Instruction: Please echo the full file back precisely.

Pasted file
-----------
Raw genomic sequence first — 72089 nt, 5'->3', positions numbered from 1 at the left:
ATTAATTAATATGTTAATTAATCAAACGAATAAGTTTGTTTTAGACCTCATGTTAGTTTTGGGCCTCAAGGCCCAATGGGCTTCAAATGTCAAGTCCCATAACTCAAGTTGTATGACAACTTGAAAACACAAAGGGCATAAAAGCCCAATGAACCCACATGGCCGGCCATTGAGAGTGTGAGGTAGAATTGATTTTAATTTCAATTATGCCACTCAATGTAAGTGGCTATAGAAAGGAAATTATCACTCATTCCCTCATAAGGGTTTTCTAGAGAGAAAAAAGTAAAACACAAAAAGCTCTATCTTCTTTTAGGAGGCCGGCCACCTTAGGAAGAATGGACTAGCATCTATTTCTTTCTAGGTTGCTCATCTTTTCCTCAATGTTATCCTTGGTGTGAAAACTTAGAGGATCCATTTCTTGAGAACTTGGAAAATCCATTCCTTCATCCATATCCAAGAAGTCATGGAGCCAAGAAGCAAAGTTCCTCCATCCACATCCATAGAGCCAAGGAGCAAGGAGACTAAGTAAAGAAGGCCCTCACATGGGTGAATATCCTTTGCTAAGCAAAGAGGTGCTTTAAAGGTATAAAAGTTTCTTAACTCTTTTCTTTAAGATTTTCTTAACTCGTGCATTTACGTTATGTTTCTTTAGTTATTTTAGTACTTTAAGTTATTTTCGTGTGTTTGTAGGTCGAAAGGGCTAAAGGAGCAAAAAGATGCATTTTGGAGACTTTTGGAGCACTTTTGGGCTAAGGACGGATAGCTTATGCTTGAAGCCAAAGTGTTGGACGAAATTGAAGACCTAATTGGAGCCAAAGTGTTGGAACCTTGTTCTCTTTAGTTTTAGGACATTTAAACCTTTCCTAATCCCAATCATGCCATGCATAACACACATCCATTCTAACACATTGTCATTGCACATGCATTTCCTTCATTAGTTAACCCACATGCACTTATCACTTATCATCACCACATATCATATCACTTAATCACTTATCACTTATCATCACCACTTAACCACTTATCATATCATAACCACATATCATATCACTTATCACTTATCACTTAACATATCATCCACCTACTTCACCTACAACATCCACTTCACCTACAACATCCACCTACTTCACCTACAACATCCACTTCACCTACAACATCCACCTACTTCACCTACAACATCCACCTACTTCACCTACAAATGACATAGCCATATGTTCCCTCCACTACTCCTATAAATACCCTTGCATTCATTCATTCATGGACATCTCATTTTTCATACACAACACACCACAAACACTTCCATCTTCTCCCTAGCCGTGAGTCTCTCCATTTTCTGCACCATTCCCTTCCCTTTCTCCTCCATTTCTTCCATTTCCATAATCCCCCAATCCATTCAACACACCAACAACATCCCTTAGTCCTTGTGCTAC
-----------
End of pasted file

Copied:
Raw genomic sequence first — 72089 nt, 5'->3', positions numbered from 1 at the left:
ATTAATTAATATGTTAATTAATCAAACGAATAAGTTTGTTTTAGACCTCATGTTAGTTTTGGGCCTCAAGGCCCAATGGGCTTCAAATGTCAAGTCCCATAACTCAAGTTGTATGACAACTTGAAAACACAAAGGGCATAAAAGCCCAATGAACCCACATGGCCGGCCATTGAGAGTGTGAGGTAGAATTGATTTTAATTTCAATTATGCCACTCAATGTAAGTGGCTATAGAAAGGAAATTATCACTCATTCCCTCATAAGGGTTTTCTAGAGAGAAAAAAGTAAAACACAAAAAGCTCTATCTTCTTTTAGGAGGCCGGCCACCTTAGGAAGAATGGACTAGCATCTATTTCTTTCTAGGTTGCTCATCTTTTCCTCAATGTTATCCTTGGTGTGAAAACTTAGAGGATCCATTTCTTGAGAACTTGGAAAATCCATTCCTTCATCCATATCCAAGAAGTCATGGAGCCAAGAAGCAAAGTTCCTCCATCCACATCCATAGAGCCAAGGAGCAAGGAGACTAAGTAAAGAAGGCCCTCACATGGGTGAATATCCTTTGCTAAGCAAAGAGGTGCTTTAAAGGTATAAAAGTTTCTTAACTCTTTTCTTTAAGATTTTCTTAACTCGTGCATTTACGTTATGTTTCTTTAGTTATTTTAGTACTTTAAGTTATTTTCGTGTGTTTGTAGGTCGAAAGGGCTAAAGGAGCAAAAAGATGCATTTTGGAGACTTTTGGAGCACTTTTGGGCTAAGGACGGATAGCTTATGCTTGAAGCCAAAGTGTTGGACGAAATTGAAGACCTAATTGGAGCCAAAGTGTTGGAACCTTGTTCTCTTTAGTTTTAGGACATTTAAACCTTTCCTAATCCCAATCATGCCATGCATAACACACATCCATTCTAACACATTGTCATTGCACATGCATTTCCTTCATTAGTTAACCCACATGCACTTATCACTTATCATCACCACATATCATATCACTTAATCACTTATCACTTATCATCACCACTTAACCACTTATCATATCATAACCACATATCATATCACTTATCACTTATCACTTAACATATCATCCACCTACTTCACCTACAACATCCACTTCACCTACAACATCCACCTACTTCACCTACAACATCCACTTCACCTACAACATCCACCTACTTCACCTACAACATCCACCTACTTCACCTACAAATGACATAGCCATATGTTCCCTCCACTACTCCTATAAATACCCTTGCATTCATTCATTCATGGACATCTCATTTTTCATACACAACACACCACAAACACTTCCATCTTCTCCCTAGCCGTGAGTCTCTCCATTTTCTGCACCATTCCCTTCCCTTTCTCCTCCATTTCTTCCATTTCCATAATCCCCCAATCCATTCAACACACCAACAACATCCCTTAGTCCTTGTGCTAC